This lovely orchid has been in our collection since the beginning of the project in the the early 1990s and appears as an old friend each spring. Paphiopedilum insigne was a very common orchid when I began growing orchids in the 1970s but this was fuelled by mass imports of plants from their wild habitat in India and China, and sadly, this now endangered species is still suffering from ruthless collection for regional and international trade. I would recommend reading the Red Listing research by Rankou, H. & Kumar, P. 2015 which details the dramatic reduction the species has suffered in recent decades.
The species is found as a terrestrial in China (Yunnan) and India (Meghalaya) – and appears extinct from previous sites in Bangladesh, Thailand and Myanmar. The species grows on limestone in Meghalaya (famed for its wet climate) at altitudes from 1000-2000m and is reported to be found near waterfalls. Not surprisingly the species enjoys being grown cool and wet in cultivation.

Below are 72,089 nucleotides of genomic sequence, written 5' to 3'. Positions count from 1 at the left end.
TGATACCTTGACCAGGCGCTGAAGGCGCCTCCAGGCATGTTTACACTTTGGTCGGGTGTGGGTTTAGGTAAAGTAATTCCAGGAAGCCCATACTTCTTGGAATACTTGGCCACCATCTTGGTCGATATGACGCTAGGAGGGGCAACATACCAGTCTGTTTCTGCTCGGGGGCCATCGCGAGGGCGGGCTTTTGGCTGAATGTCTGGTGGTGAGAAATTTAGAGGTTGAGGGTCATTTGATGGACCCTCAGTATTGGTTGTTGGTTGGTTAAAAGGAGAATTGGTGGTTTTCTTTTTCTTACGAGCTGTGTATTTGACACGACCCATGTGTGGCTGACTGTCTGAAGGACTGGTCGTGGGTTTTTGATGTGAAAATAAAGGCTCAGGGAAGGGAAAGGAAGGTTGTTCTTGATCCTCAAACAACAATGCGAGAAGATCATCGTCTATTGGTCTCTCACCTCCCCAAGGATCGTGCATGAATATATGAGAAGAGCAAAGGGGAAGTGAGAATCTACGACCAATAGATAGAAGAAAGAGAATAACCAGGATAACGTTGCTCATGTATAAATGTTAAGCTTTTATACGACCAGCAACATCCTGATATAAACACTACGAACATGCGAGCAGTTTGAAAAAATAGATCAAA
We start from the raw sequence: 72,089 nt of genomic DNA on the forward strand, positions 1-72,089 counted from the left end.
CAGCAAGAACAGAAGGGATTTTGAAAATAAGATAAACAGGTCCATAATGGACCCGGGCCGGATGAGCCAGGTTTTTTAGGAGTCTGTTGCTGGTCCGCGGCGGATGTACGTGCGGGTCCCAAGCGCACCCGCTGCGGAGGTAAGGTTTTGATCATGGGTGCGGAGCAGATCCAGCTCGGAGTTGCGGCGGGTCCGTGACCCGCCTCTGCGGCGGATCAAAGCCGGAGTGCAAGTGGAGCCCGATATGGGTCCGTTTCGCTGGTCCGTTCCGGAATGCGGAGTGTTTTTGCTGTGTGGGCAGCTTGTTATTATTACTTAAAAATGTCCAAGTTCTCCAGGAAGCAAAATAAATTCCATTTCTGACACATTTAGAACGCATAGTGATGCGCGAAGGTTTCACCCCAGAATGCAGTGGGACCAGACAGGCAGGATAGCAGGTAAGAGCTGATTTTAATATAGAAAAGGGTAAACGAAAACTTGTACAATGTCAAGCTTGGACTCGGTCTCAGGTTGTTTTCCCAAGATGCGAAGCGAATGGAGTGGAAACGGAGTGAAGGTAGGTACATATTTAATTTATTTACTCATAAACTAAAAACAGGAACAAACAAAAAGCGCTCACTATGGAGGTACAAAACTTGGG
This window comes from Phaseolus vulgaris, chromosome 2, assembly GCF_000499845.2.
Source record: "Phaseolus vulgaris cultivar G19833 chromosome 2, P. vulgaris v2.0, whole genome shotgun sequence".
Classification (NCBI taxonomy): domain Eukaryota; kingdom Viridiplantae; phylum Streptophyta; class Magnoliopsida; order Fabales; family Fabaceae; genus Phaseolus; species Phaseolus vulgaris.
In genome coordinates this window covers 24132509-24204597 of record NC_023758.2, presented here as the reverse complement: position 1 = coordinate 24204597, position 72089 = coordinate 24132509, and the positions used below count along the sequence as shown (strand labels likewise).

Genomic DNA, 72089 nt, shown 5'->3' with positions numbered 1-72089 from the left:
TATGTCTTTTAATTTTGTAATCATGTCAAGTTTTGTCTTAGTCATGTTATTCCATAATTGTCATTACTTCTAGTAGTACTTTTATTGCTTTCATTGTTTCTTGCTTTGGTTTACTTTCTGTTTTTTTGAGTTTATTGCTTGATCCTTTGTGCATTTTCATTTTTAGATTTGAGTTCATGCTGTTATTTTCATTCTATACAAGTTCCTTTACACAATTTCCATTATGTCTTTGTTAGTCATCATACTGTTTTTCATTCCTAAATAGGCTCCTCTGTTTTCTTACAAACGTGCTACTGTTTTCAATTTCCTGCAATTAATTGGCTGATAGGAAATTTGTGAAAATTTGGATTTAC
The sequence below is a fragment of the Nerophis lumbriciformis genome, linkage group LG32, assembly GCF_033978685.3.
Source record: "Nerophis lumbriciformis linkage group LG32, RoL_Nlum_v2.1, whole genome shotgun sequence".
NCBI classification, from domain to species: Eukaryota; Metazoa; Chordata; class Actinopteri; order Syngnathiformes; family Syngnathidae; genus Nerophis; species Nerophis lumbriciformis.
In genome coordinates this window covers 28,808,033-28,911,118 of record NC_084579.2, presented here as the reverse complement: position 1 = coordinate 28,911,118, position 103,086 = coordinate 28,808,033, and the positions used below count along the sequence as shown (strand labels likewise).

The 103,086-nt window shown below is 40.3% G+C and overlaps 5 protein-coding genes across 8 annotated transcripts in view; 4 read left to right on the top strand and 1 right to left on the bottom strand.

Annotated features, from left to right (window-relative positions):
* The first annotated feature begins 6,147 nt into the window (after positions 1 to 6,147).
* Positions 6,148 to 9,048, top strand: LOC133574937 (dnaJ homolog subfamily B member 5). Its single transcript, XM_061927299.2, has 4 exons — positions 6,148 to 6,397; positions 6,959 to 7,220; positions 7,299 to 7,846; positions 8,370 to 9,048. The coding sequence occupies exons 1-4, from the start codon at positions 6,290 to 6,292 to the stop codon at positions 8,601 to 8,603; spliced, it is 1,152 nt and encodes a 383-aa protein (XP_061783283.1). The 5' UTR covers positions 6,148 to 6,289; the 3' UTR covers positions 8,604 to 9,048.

We were fortunate to see Paphiopedilum sanderianum flowering on its cliff habitat in Sarawak in 2019 (below) which redoubled our resolve to continue to work to support conservation of this threatened genus. We will be setting seed on our lovely Paphiopedilum insigne later today to help ensure that there are plenty of laboratory raised plants available to take the pressure off wild plants populations.
Paphiopedilums are easy to raise from seed – we have some lovely seedlings in-vitro and deflasked – and I would recommend that all orchid growers do all they can to buy seed raised plants and not inadvertently support wild collection. (wild collected plants of Paphiopedilum callosum we have seen for sale in Laos below)